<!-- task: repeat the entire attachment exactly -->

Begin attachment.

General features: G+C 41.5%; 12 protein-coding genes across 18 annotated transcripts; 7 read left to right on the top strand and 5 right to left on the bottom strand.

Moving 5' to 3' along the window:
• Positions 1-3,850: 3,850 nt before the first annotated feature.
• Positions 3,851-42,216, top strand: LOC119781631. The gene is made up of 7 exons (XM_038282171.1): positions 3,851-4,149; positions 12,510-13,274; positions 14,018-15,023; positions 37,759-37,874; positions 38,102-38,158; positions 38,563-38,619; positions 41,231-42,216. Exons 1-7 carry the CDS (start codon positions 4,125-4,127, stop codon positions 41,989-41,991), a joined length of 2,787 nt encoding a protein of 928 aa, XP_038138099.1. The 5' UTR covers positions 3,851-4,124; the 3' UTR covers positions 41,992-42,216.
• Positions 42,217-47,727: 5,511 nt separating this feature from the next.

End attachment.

General features: G+C 41.5%; 12 protein-coding genes across 18 annotated transcripts; 7 read left to right on the top strand and 5 right to left on the bottom strand.

Moving 5' to 3' along the window:
• Positions 1-3,850: 3,850 nt before the first annotated feature.
• Positions 3,851-42,216, top strand: LOC119781631. The gene is made up of 7 exons (XM_038282171.1): positions 3,851-4,149; positions 12,510-13,274; positions 14,018-15,023; positions 37,759-37,874; positions 38,102-38,158; positions 38,563-38,619; positions 41,231-42,216. Exons 1-7 carry the CDS (start codon positions 4,125-4,127, stop codon positions 41,989-41,991), a joined length of 2,787 nt encoding a protein of 928 aa, XP_038138099.1. The 5' UTR covers positions 3,851-4,124; the 3' UTR covers positions 41,992-42,216.
• Positions 42,217-47,727: 5,511 nt separating this feature from the next.